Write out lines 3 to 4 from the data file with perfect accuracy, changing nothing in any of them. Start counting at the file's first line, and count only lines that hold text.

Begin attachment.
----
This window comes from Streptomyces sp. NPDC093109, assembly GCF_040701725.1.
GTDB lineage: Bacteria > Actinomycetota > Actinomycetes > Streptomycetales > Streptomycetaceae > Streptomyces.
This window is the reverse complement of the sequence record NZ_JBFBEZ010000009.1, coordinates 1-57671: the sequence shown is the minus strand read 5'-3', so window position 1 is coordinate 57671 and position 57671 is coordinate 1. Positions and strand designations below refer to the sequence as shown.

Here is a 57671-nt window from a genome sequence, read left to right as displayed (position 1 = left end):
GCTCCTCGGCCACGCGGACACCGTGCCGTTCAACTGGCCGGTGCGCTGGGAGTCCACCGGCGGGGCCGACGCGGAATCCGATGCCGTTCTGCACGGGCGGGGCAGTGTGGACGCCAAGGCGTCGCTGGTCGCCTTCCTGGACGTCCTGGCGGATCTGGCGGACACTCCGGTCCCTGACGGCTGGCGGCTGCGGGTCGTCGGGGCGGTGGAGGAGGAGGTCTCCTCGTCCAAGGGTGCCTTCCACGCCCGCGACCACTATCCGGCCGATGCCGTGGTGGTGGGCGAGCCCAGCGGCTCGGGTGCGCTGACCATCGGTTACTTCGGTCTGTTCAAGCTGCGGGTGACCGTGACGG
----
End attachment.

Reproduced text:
This window is the reverse complement of the sequence record NZ_JBFBEZ010000009.1, coordinates 1-57671: the sequence shown is the minus strand read 5'-3', so window position 1 is coordinate 57671 and position 57671 is coordinate 1. Positions and strand designations below refer to the sequence as shown.

Here is a 57671-nt window from a genome sequence, read left to right as displayed (position 1 = left end):